Lawson Equity HQ, Rocomar Shops, 6 Portruman Street, Qawra, Malta
+356 2157 6666

The importance of an emergency fund

What is an emergency fund, how much should you have in them, and when is it acceptable to dip into it?

We’re going to explore all this in more detail. Please consider, although some figures may be suggested in this blog, your emergency fund savings should be calculated with your personal circumstances in mind. We’re here to help if you have any questions.

What is an emergency fund?

Simply put, it’s money that you keep tucked away ready to be used if something happens out of the ordinary. This doesn’t mean you need it tucked away in cash ready to grab and run, but it most definitely should not be tied into a long term saving strategy, property or investments.

Your emergency fund needs to be accessible and easy to dip into at moments notice, when you need it most.

Why do I need an emergency fund?

It gives you peace of mind to know an emergency fund is there for any expenses that you may not be expecting. This could be anything from a car accident to an emergency vet bill. Although it also ensures you are covered if you ever found yourself unexpectedly unemployed. If this year has taught us anything, it’s to prepare for the unexpected.

We cannot predict the future, which is why we always need to be one step ahead and prepare for the worst. Your emergency fund is there to help when you need it the most.

How much should be in your emergency fund?

There is no rule or set value. Although it is good practice to cover three to six months wages. You may instead choose to save enough to cover your bills for three to six months instead. To work this out calculates how much you spend each month on your mortgage or rent, bills, food, child care, and transport. Try not to include anything that’s non-essential in these calculations. You only need to cover essentials in an emergency.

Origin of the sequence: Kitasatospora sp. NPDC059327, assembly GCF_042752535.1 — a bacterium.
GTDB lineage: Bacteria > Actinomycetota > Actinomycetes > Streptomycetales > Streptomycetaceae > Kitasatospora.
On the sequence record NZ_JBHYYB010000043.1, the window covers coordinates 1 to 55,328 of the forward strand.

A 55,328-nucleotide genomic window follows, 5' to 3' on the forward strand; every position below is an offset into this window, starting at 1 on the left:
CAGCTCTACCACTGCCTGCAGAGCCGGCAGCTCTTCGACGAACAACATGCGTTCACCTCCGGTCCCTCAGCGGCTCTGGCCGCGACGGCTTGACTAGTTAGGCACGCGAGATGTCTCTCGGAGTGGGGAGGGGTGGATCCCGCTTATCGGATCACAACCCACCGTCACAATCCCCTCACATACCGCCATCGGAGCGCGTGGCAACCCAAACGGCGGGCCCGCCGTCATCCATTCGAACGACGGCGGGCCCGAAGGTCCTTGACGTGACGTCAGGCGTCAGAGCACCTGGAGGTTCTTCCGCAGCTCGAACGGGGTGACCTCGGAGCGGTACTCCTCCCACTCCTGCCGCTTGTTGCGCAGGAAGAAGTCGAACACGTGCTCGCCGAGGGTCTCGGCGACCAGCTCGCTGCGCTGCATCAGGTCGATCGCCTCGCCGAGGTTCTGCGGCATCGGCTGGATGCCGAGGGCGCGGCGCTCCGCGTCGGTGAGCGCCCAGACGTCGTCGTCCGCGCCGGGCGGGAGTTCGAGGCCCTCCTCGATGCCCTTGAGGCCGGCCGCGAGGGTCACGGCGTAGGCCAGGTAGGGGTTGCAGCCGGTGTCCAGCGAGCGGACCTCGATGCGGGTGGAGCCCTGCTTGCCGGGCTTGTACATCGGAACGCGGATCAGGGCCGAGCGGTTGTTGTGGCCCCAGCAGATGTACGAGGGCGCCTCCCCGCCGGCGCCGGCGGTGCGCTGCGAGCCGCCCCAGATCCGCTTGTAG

So, for example, if your monthly expenses came to €3,000 – including mortgage, food bills, utilities, insurance, and other necessities – then your emergency fund should aim to be at least €9,000 to cover three months or as much as €18,000 if you wish to cover six months.

Although, if those figures seem scary, and you’re nowhere near having those figures tucked away. Fear not, because even a few hundred euros in your emergency fund could help you out of a financial crisis.

When to use your emergency fund?

Having an emergency fund is a terrific start. Although sometimes when an emergency occurs, we face the dilemma whether to dip into the fund or not. If the time comes to use it and you don’t, then it hasn’t fulfilled its purpose.

There are many good reasons to use your emergency fund, typically they’ll be unexpected and immediate costs. We listed a few examples above, but these are by no means an extensive list. Everyone’s emergency fund is personal to them, and every individual has different financial emergencies.

We suggest using your emergency fund to cover any unexpected expenses you face. This fund could be used to prevent you having to take on any debt. Although it is always a good idea to apply common sense before dipping into your emergency fund by asking yourself these questions:

  1. Is it necessary?
  2. Is it urgent?
  3. Is it unexpected?

Where should you keep your emergency fund?

We suggest keeping your emergency fund in an easy-to-access savings account. Ideally, one which offers a competitive interest rate. By doing this, your money still has the opportunity to earn interest, but you will still be able to withdraw the cash quickly in an emergency, should you need to.

This account could be a simple cash savings or even a separate current account. The main thing is the money is kept somewhere different to your everyday spending account – for example, your daily use current account – as this makes the emergency fund tiresome to keep track of and is way more tempting to dip into.

How do I build my emergency fund?

If you don’t yet have an emergency fund and want to start building one, then you’re on the right track. This is the process we recommend: